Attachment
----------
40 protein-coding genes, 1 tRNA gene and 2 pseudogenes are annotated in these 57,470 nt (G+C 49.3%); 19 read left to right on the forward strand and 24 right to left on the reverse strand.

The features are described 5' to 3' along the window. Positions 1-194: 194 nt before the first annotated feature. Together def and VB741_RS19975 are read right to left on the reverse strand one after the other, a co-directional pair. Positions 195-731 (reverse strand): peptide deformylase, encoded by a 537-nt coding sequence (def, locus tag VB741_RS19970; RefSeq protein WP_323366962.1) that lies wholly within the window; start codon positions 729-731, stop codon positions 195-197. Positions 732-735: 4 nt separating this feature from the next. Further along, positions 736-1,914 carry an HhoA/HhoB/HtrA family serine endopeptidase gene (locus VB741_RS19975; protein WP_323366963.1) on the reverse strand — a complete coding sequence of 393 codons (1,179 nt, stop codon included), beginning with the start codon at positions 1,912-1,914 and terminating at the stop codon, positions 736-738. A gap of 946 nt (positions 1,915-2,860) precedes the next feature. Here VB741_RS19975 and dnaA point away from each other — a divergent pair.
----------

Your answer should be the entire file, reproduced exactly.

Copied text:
40 protein-coding genes, 1 tRNA gene and 2 pseudogenes are annotated in these 57,470 nt (G+C 49.3%); 19 read left to right on the forward strand and 24 right to left on the reverse strand.

The features are described 5' to 3' along the window. Positions 1-194: 194 nt before the first annotated feature. Together def and VB741_RS19975 are read right to left on the reverse strand one after the other, a co-directional pair. Positions 195-731 (reverse strand): peptide deformylase, encoded by a 537-nt coding sequence (def, locus tag VB741_RS19970; RefSeq protein WP_323366962.1) that lies wholly within the window; start codon positions 729-731, stop codon positions 195-197. Positions 732-735: 4 nt separating this feature from the next. Further along, positions 736-1,914 carry an HhoA/HhoB/HtrA family serine endopeptidase gene (locus VB741_RS19975; protein WP_323366963.1) on the reverse strand — a complete coding sequence of 393 codons (1,179 nt, stop codon included), beginning with the start codon at positions 1,912-1,914 and terminating at the stop codon, positions 736-738. A gap of 946 nt (positions 1,915-2,860) precedes the next feature. Here VB741_RS19975 and dnaA point away from each other — a divergent pair.